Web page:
Organized labor also has pitched in. The Durham chapter of Jobs with Justice, the Rocky Mount-based Black Workers for Justice, and several like-minded local groups are making the case that U.S. interventions abroad are largely driven by the same corporate interests that keep workers underpaid and disadvantaged on the home front. And notably, at a national conference held in Raleigh in September, UE I50, the local chapter of the United Electrical, Radio and Machine Workers of America, helped marshal the national union’s support for a resolution declaring that “an invasion of Iraq is not in the interest of workers,” the resolution said.

And then there are the seemingly unlikely players in the peace protests. Consider just two examples. Stan Goff of Raleigh, a former Army commando turned grassroots activist, has been among the most militant critics of Bush’s war aims. And David Potorti, a local folklorist and Independent contributing writer whose brother, James Potorti, died in the World Trade Center attack, is a founder of a peace group formed by relatives of 9/11 victims.

Though it’s truly a broad-based movement, the local push for peace has indeed found its hotbed in local colleges and universities. While several local schools are home to fervent anti-warriors, UNC-Chapel Hill has been, as it was during the Vietnam War protests and many subsequent anti-intervention campaigns, a major nexus of organizing. Shortly after 9/11, faculty, staff and students on the campus, backed by hundreds of assorted locals, formed the Coalition to End the Cycle of Violence, one of several Triangle-based groups that have staged high-profile teach-ins, protests, and a host of other anti-war events.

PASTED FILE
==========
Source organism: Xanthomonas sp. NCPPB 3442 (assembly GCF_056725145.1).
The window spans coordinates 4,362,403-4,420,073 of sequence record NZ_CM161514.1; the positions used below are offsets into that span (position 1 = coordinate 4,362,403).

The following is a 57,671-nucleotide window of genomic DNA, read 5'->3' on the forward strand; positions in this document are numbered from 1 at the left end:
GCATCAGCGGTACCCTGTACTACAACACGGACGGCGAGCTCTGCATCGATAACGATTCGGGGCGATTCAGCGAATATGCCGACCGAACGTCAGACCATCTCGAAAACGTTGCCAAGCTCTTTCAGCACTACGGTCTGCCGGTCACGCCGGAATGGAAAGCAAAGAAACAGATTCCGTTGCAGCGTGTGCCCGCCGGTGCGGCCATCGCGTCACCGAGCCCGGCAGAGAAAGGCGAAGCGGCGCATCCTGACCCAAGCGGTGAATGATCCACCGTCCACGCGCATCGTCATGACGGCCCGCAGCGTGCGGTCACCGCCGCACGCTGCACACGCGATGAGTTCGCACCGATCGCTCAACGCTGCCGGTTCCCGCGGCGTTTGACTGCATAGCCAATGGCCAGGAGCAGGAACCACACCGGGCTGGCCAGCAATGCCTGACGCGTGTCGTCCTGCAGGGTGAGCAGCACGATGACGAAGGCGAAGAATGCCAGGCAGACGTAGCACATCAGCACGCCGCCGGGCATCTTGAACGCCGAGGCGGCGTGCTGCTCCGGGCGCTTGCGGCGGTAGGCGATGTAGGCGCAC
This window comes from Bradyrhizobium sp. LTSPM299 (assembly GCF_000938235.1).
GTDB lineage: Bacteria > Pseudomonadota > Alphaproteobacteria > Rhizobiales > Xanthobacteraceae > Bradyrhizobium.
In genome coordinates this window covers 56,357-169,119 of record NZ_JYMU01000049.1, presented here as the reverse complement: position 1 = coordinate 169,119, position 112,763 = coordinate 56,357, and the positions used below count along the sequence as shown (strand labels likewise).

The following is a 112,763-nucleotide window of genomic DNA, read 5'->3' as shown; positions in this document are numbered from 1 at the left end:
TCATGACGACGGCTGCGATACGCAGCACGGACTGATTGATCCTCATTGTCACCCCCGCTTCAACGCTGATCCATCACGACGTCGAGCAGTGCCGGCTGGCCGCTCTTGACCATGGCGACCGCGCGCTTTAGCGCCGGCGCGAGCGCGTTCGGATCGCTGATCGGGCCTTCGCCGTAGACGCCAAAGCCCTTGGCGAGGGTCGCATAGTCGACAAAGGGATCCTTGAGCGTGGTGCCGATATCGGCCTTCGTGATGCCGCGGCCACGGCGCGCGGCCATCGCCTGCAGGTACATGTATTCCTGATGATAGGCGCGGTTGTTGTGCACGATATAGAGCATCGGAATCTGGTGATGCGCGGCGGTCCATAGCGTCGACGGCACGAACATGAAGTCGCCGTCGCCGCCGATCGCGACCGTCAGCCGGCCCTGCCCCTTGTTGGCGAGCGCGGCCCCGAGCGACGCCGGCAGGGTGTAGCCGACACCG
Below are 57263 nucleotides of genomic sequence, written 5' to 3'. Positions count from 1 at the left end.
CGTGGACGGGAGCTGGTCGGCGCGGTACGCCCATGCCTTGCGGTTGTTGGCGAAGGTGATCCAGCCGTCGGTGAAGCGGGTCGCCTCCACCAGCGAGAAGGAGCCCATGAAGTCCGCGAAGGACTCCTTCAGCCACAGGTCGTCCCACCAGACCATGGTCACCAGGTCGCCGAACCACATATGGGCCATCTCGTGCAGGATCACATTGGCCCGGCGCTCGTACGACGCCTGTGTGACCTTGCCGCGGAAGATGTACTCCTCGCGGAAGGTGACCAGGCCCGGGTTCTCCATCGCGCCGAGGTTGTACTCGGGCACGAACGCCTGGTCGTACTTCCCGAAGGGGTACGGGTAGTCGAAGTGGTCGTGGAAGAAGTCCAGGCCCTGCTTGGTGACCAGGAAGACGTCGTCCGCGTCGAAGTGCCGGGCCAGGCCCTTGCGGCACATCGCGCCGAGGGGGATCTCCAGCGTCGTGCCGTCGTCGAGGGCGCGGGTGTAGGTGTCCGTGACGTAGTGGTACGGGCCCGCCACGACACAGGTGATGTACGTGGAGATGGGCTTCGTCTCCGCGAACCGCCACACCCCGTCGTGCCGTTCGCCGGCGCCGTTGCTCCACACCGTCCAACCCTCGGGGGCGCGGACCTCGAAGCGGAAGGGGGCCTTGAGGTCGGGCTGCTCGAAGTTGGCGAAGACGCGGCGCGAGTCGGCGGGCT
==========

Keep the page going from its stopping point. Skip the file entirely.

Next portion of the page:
In addition to doing the hard work of making the case for peace after 9/11, the campus-based activists have helped maintain key tenets of academic freedom and free speech at a time when both are at risk. UNC-Chapel Hill has distinguished itself as one of the few Southern universities to foster serious and sustained resistance, even while weathering much McCarthyite criticism from the right.

A year in the trenches of the debates about war and terrorism has left the activists fully aware of the challenges they face. Andy Pearson, who co-edits On American Soil, the coalition’s newspaper, says that a key task is to broaden the movement using outreach and messages that tie the anti-war struggle to everyday concerns in the United States. “We need to show people of all walks of life that the problems we’re seeing in our domestic economy, and the growing security state we’re being subjected to, are directly linked to how far Bush and the oil and military interests are taking this new pre-emptive war doctrine,” he says.

Meanwhile, the peace movement must struggle to keep their momentum going–even in the likely event that the United States soon goes to war with Iraq. Michal Osterweil, an anthropology grad student active in the coalition, says that she and other activists are in it for the long haul. “We’ve changed few policies,” she says, “but in terms of changing minds, it’s been happening all the time.” EndBlock